Thus Spake Zarathustra: A Book for All and None

By Friedrich Nietzsche

Page 32

is the thought, another thing is the deed, and another
thing is the idea of the deed. The wheel of causality doth not roll
between them.

An idea made this pale man pale. Adequate was he for his deed when he
did it, but the idea of it, he could not endure when it was done.

Evermore did he now see himself as the doer of one deed. Madness, I call
this: the exception reversed itself to the rule in him.

The streak of chalk bewitcheth the hen; the stroke he struck bewitched
his weak reason. Madness AFTER the deed, I call this.

Hearken, ye judges! There is another madness besides, and it is BEFORE
the deed. Ah! ye have not gone deep enough into this soul!

Thus speaketh the red judge: "Why did this criminal commit murder? He
meant to rob." I tell you, however, that his soul wanted blood, not
booty: he thirsted for the happiness of the knife!

But his weak reason understood not this madness, and it persuaded him.
"What matter about blood!" it said; "wishest thou not, at least, to make
booty thereby? Or take revenge?"

And he hearkened unto his weak reason: like lead lay its words upon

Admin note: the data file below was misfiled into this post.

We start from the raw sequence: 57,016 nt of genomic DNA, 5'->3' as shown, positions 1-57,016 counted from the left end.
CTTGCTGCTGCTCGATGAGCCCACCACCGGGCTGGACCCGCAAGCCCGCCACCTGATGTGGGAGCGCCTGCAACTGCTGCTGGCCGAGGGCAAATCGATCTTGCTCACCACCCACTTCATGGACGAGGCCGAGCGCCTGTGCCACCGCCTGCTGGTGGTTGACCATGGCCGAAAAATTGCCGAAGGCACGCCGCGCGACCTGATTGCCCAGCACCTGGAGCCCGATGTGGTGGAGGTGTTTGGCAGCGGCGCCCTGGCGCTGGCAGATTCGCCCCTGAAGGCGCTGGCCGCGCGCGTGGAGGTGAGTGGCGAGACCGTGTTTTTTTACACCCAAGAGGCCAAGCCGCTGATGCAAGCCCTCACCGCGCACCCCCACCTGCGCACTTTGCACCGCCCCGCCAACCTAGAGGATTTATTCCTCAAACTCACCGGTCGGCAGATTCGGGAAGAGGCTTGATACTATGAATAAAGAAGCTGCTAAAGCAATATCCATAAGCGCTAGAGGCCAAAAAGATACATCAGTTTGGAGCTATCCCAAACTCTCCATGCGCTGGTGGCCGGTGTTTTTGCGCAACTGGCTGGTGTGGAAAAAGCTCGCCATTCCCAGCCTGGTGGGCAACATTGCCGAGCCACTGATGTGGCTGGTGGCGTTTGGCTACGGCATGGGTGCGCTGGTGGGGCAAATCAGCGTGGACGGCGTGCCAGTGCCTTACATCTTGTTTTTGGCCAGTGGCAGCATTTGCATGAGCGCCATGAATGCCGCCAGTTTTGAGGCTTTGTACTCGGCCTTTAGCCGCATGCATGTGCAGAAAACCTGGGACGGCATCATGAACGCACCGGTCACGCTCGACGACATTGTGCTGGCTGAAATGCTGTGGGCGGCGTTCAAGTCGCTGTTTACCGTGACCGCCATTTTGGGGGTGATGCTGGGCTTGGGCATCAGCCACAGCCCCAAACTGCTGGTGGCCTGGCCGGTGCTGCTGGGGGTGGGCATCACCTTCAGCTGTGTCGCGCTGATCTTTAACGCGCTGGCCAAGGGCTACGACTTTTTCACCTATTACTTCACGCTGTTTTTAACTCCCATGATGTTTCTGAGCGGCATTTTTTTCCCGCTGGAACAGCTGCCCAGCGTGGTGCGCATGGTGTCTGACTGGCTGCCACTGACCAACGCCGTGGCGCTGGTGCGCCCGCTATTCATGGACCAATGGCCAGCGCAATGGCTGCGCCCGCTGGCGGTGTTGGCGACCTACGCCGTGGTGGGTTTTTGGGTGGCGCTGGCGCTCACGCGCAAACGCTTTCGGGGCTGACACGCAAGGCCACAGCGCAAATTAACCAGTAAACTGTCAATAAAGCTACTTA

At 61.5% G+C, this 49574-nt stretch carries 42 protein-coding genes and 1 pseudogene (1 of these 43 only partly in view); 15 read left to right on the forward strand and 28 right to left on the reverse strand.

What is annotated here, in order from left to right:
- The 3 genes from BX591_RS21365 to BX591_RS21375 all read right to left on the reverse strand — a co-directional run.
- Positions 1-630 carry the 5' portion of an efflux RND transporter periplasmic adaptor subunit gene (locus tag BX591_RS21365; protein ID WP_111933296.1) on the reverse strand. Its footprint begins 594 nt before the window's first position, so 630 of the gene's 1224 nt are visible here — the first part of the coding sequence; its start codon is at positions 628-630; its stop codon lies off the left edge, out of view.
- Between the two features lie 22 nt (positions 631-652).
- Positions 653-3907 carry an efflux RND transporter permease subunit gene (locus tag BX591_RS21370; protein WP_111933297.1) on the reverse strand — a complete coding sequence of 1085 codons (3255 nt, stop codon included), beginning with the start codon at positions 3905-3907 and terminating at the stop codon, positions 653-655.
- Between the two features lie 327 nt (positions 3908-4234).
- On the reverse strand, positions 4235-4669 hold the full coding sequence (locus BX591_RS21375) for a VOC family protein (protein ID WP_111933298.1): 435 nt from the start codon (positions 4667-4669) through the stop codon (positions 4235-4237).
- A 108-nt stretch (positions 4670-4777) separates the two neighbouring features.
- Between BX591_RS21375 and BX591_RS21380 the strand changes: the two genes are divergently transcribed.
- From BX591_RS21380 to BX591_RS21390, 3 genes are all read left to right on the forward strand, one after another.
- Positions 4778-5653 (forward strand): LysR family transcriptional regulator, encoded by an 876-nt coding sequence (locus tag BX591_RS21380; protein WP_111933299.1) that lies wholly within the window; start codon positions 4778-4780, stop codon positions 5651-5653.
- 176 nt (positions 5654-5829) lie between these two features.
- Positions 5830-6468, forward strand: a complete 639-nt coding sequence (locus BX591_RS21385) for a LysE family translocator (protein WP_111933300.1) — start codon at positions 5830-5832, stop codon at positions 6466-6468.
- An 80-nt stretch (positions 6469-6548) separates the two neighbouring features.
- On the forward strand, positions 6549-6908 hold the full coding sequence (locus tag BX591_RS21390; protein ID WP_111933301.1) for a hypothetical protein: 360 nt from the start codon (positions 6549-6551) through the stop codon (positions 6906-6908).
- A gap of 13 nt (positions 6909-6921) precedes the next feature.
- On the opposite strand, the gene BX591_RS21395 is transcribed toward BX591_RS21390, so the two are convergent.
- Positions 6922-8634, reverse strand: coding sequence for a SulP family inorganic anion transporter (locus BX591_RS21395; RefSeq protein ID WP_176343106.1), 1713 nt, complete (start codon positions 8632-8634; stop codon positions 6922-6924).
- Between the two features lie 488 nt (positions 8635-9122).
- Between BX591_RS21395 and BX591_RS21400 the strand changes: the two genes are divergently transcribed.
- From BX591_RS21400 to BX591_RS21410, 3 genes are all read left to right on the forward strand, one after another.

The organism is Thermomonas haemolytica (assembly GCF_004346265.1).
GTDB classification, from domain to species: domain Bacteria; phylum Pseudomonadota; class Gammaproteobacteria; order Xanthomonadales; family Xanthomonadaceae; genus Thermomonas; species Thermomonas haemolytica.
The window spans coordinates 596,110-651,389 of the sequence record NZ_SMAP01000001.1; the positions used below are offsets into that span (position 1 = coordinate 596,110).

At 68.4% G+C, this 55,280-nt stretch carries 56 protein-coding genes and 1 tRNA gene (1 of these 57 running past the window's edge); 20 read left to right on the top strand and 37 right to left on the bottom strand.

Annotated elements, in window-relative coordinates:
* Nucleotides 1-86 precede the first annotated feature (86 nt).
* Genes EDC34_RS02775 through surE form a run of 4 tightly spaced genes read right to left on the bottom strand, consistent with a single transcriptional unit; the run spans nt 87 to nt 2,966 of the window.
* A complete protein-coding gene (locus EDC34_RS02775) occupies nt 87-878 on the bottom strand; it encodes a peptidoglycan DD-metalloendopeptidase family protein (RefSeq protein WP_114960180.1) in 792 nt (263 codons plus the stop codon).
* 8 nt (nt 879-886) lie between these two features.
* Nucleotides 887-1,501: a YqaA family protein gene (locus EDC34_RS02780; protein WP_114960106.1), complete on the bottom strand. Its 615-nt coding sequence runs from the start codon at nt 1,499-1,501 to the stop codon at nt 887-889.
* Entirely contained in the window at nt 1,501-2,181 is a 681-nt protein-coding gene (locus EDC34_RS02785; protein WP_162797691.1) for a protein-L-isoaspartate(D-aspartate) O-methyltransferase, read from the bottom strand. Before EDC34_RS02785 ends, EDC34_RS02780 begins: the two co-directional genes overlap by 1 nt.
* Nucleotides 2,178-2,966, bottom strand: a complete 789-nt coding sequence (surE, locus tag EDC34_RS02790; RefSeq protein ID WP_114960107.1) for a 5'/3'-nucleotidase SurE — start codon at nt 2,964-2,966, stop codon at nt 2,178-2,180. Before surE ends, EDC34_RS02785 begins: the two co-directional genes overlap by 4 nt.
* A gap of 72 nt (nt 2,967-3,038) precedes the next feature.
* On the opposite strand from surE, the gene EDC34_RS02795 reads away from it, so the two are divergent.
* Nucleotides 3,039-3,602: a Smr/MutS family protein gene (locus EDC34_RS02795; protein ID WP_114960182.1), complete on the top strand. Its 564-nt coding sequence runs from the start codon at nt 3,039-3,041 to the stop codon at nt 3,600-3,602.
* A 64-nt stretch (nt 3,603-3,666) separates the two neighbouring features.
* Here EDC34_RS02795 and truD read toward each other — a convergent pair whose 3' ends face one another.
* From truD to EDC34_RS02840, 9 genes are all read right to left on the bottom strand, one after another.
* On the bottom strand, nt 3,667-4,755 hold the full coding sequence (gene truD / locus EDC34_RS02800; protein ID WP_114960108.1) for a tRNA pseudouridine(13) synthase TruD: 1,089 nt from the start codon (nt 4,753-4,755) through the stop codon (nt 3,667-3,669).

him--thereupon he robbed when he murdered. He did not mean to be
ashamed of his madness.

And now once more lieth the lead of his guilt upon him, and once more is
his weak reason so benumbed, so paralysed, and so dull.

Could he only shake his head, then would his burden roll off; but who
shaketh that head?

What is this man? A mass of diseases that reach out into the world
through the spirit; there they want to get their prey.

What is this man? A coil of wild serpents that are seldom at peace among
themselves--so they go forth apart and seek prey in the world.

Look at that poor body! What it suffered and craved, the poor soul
interpreted to itself--it interpreted it as murderous desire, and
eagerness for the happiness of the knife.

Him who now turneth sick, the evil overtaketh which is now the evil: he
seeketh to cause pain with that which causeth him pain. But there have
been other ages, and another evil and good.

Once was doubt evil, and the will to Self. Then the invalid became a
heretic or sorcerer; as heretic or sorcerer he suffered, and sought to
cause suffering.

But this will not enter your ears; it hurteth your good people, ye tell
me. But what doth it matter to me about your good people!

Many things in your good people cause me

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Text Comparison with The Case of Wagner Complete Works, Volume 8

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